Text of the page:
Oregon’s Electrifying Volcano

A volcano in Oregon may soon be providing electricity to the public.  Newberry Volcano, located in central Oregon, is a large shield volcano (approx. diameter of 20 miles) composed mostly of basaltic rocks.  However, the volcano has also erupted intermediate and felsic lavas in its past, such as andesite and rhyolite.  The volcano is considered dormant, but as the last eruption was only about 1,300 years ago – a blink of the eye, geologically speaking – some still consider it potentially active.

Newberry Volcano Caldera (Image with permission under creative commons, by Craig Elliot, Flickr user Tjflex2)

How is a volcano going to create electricity, you ask?  By pumping 24 million gallons of water deep into its side and capturing the hot water and steam generated, whereupon it will be sent through turbines at the surface to create electrical power.  This process is commonly known as geothermal energy, a renewable resource which developers hope – by adding this volcano element – will be made economically competitive with the cheap (and booming) natural gas industry.

The companies conducting the study will be pumping 24 million gallons of water over 10,000 feet below the surface on the side of the volcano.  Here, the cold water injected into the ground can be heated by the hot rock which, in turn, is heated by an underlying magma chamber (only 2-5 km deep).  When this water is heated, the steam is recovered to produce electricity (as explained above).

In order to efficiently heat the water, you can’t just drill a hole straight down and pump water into the ground.  This is where a process called hydroshearing comes in.  Hydroshearing is a technique in which water is injected into the boring under high pressure in order to induce and enhance fractures within the rock.  Once these fractures are in place, the cold water is injected into a newly created “reservoir” composed of this fracture network within the hot rocks.  Now, hot water and steam can quickly and easily be recovered.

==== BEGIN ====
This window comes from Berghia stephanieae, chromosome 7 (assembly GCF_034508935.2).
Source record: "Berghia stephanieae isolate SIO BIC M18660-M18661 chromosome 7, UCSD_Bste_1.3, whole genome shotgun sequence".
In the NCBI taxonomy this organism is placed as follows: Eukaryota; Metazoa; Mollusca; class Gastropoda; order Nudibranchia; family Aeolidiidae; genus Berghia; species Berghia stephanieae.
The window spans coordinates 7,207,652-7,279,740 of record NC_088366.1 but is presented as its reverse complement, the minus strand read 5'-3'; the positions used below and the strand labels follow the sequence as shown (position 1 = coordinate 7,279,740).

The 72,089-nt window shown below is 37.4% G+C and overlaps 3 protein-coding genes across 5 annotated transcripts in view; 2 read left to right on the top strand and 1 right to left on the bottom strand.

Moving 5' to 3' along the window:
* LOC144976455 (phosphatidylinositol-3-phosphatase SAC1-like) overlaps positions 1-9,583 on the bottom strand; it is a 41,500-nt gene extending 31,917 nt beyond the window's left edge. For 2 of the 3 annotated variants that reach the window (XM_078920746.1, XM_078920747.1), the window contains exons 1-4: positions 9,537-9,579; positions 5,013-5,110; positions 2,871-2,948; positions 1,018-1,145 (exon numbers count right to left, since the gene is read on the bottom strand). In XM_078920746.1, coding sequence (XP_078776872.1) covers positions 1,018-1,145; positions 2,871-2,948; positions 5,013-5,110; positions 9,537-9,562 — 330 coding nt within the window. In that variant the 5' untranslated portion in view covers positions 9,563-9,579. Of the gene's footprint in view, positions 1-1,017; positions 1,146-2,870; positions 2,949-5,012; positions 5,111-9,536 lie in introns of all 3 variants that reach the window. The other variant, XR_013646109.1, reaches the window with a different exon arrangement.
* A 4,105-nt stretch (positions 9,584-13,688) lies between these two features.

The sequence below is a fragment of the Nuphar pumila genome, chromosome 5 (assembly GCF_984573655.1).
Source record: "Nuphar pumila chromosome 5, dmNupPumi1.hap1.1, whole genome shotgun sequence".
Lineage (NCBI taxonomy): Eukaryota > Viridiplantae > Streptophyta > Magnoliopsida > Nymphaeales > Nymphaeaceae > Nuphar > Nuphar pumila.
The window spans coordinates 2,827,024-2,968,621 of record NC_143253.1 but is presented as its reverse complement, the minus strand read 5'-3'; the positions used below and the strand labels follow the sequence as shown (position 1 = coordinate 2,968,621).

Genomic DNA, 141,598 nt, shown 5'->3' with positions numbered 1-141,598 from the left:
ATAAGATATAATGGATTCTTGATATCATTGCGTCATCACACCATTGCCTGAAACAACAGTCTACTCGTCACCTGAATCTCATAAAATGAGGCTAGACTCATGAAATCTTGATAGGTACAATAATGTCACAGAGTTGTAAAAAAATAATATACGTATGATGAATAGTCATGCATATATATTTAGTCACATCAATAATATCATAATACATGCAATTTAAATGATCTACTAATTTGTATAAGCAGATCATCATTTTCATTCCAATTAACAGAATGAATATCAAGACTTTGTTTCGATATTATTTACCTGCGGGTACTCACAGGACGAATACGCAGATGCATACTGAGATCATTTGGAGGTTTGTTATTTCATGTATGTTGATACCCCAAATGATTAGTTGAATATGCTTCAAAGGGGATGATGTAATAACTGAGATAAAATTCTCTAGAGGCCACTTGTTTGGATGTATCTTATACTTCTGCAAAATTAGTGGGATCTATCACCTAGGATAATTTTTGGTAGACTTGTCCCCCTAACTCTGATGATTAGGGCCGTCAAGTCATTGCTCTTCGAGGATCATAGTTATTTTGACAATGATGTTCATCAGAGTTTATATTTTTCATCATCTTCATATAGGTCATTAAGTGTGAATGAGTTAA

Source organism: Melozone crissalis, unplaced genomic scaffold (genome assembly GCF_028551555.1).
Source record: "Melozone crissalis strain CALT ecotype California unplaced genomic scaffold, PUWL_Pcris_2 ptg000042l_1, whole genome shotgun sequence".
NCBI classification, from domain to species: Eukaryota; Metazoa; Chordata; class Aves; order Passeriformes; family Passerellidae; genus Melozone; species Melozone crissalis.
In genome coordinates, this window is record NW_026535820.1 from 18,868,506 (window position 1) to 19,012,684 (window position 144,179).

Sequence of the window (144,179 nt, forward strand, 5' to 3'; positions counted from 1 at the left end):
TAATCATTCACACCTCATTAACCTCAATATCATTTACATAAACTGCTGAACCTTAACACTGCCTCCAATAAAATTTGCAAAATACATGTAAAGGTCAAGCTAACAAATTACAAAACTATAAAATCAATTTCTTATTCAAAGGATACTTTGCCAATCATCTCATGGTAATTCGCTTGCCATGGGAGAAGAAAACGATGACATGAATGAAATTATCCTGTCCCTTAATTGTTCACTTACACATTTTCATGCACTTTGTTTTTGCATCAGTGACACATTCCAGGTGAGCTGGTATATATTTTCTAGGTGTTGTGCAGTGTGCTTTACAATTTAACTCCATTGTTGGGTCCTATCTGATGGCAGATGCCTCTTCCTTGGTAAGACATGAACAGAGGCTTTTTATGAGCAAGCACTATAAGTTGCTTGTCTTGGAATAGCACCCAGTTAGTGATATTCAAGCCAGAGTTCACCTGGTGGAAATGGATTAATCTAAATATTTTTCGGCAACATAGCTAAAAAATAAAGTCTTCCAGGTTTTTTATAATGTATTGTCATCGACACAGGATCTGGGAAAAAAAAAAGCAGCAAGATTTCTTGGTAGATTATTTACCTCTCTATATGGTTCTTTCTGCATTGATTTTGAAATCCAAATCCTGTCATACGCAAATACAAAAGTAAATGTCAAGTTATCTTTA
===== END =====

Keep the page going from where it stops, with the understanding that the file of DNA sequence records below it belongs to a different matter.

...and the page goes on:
Does this process sound familiar?  It should: it’s nearly identical to hydraulic fracturing.  You say po-ta-to, I say po-tah-to.  The name change is (in my opinion) a political thing.  There’s too much bad press floating around the term “fracking”, so they change the name to “shearing” and it’s automatically more environmentally friendly.  To be clear, hydroshearing is safer for the environment. The big difference here is that hydrofracking injects a large number of chemicals into the ground and hydroshearing doesn’t.

If you’re one of those worried about earthquakes induced by hydraulic fracturing, well then you should feel free to worry about these geothermal projects, too.  However, you can read a previous post on hydrofracking to hear my stance on that issue. (Hint: Don’t panic!)

In the end, it seems odd to me that nobody thought of this before.  The exploitation of geothermal energy has been around for over a century, why wouldn’t we go to a location where a heat source exists much closer to the surface, thereby making it easier and cheaper to utilize.  Regardless, it seems the government and private sectors are interested in the project, investing over $40 million so far.    I’m looking forward to seeing the results!

I know some of you who read this live in this region of the country and therefore will be much more directly affected by this than myself.  What are your thoughts/concerns?

Thanks to my colleague, Jeff, for giving me a little inspiration for a new post by leaving this article on my desk this morning!  Please take the time to read it through and get some more details on the geothermal project at Newberry Volcano.

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